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    Very good posts! Thanks for starting this thread, Prayers. I think when making donations we should all keep the golden rule in mind "Do unto others as you would have them do unto you". Homeless or less fortunate people need things that work, clothing without holes, good food to eat, etc. People sometimes mean well but, you are right, others use donations as a way to take out the garbage, tax deductions and/or to give themselves a pat on the back while taking out the garbage and getting a tax deduction on top of it.

    Remember the dreams we all had as kids? Wanting to be fireman? A ballerina? An actor/actress, etc. etc.? No one ever says to themselves "When I grow up, I want to be homeless (or in need)".
     
  6. dancingdaisy

    dancingdaisy ^j^

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    :clap::clap::clap::clap::clap::clap::clap:
    Couldnt agree with you more!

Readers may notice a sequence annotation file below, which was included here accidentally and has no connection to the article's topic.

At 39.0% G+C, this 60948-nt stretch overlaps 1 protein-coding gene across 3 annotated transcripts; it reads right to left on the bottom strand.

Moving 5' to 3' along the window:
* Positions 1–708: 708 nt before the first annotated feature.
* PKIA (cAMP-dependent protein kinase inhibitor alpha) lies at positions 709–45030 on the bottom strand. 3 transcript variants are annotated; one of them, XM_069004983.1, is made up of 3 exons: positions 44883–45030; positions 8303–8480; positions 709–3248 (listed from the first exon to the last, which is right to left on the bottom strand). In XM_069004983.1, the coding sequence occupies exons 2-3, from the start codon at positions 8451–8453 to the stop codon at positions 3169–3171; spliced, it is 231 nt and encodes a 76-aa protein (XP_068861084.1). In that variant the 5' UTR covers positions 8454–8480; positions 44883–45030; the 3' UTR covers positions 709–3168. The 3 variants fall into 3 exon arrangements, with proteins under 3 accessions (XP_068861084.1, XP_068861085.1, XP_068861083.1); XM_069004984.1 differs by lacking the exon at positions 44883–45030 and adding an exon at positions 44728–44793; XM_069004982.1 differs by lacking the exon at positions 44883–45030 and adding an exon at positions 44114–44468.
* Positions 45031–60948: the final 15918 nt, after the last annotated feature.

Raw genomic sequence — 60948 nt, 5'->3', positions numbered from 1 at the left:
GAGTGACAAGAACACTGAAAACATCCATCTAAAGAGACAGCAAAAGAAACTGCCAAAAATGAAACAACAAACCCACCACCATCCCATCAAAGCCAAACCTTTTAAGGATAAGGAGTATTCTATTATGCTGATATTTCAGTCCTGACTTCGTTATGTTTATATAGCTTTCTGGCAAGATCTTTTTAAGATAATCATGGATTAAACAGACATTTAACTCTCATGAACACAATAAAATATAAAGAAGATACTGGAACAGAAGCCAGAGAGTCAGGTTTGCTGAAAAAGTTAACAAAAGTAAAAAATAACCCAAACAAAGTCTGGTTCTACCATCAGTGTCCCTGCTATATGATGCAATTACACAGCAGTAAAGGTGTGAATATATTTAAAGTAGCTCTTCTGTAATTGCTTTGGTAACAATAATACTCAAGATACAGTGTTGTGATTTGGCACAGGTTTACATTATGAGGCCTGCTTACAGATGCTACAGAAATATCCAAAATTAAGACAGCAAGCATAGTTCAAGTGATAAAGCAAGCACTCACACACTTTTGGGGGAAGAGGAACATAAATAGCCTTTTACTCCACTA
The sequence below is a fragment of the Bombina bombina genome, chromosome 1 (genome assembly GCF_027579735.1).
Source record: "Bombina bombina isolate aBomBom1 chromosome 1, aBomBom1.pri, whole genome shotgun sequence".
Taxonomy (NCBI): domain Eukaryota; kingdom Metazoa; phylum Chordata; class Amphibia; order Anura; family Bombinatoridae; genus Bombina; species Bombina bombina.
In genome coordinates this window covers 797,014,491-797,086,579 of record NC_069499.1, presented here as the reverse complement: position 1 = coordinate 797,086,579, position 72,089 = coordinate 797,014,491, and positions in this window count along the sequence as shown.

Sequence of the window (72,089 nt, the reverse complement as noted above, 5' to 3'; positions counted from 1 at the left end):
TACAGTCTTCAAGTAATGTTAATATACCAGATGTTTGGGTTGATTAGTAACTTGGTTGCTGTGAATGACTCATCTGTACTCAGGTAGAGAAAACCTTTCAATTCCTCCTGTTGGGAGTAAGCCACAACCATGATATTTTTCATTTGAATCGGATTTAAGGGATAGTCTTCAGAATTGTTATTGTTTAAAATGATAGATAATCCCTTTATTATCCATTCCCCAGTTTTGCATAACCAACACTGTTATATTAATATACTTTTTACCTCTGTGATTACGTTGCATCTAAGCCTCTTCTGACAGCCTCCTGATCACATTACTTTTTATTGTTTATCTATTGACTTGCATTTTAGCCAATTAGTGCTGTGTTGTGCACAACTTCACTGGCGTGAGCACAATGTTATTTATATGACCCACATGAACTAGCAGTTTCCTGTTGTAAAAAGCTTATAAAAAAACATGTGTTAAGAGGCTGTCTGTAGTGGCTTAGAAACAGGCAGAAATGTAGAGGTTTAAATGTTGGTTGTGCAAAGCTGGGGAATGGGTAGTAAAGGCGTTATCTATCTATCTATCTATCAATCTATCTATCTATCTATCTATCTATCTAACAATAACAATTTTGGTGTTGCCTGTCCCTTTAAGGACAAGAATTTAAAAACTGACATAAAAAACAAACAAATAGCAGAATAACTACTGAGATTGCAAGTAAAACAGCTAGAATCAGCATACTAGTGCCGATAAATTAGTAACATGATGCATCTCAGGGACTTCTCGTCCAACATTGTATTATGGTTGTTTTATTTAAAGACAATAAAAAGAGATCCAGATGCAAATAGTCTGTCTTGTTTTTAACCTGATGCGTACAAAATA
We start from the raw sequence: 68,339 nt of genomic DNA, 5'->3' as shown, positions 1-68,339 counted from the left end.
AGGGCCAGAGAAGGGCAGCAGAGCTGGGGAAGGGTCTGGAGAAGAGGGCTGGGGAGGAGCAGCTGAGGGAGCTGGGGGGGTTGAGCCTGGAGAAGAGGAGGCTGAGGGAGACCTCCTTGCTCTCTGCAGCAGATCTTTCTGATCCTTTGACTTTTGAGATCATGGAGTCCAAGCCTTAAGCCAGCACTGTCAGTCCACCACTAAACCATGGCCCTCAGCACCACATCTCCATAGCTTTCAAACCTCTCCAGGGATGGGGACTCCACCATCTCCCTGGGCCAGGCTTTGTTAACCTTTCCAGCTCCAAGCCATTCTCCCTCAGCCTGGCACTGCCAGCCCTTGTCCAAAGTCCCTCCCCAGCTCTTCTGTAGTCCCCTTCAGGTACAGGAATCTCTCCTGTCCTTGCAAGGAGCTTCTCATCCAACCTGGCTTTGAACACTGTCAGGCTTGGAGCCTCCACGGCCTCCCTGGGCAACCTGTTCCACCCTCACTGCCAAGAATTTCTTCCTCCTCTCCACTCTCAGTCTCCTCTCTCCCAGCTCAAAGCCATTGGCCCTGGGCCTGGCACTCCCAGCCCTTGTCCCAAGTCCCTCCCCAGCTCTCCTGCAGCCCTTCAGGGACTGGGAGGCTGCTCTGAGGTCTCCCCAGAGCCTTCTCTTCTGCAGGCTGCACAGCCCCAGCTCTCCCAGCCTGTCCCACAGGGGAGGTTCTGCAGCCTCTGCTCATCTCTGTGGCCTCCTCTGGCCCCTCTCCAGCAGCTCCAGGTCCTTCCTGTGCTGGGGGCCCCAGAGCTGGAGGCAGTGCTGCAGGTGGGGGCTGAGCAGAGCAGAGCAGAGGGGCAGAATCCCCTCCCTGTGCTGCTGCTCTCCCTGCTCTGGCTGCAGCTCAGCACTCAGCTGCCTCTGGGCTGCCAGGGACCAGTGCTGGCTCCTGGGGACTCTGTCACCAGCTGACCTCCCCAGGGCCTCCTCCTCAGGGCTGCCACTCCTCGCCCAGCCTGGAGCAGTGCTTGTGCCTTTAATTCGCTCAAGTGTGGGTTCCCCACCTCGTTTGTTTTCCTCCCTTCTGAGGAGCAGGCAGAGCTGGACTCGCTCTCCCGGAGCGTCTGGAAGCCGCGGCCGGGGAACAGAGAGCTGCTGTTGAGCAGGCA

7. Becba

    Becba Former Member

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    I've seen people drop broken furniture at night at donation sites. They are basically just too cheap to pay to have it hauled off.
     
  8. Daisy

    Daisy New Member

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    Bingo! Using donation sites as a means of disposing of garbage! :furious:
     
  9. Yakwoman

    Yakwoman 25 cents a look!

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    Exactly! You should see the mountain of junk that gets dumped in our lot at night.
     
  10. PrayersForMaura

    PrayersForMaura Help Find Maura Murray

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    That is a wonderul post.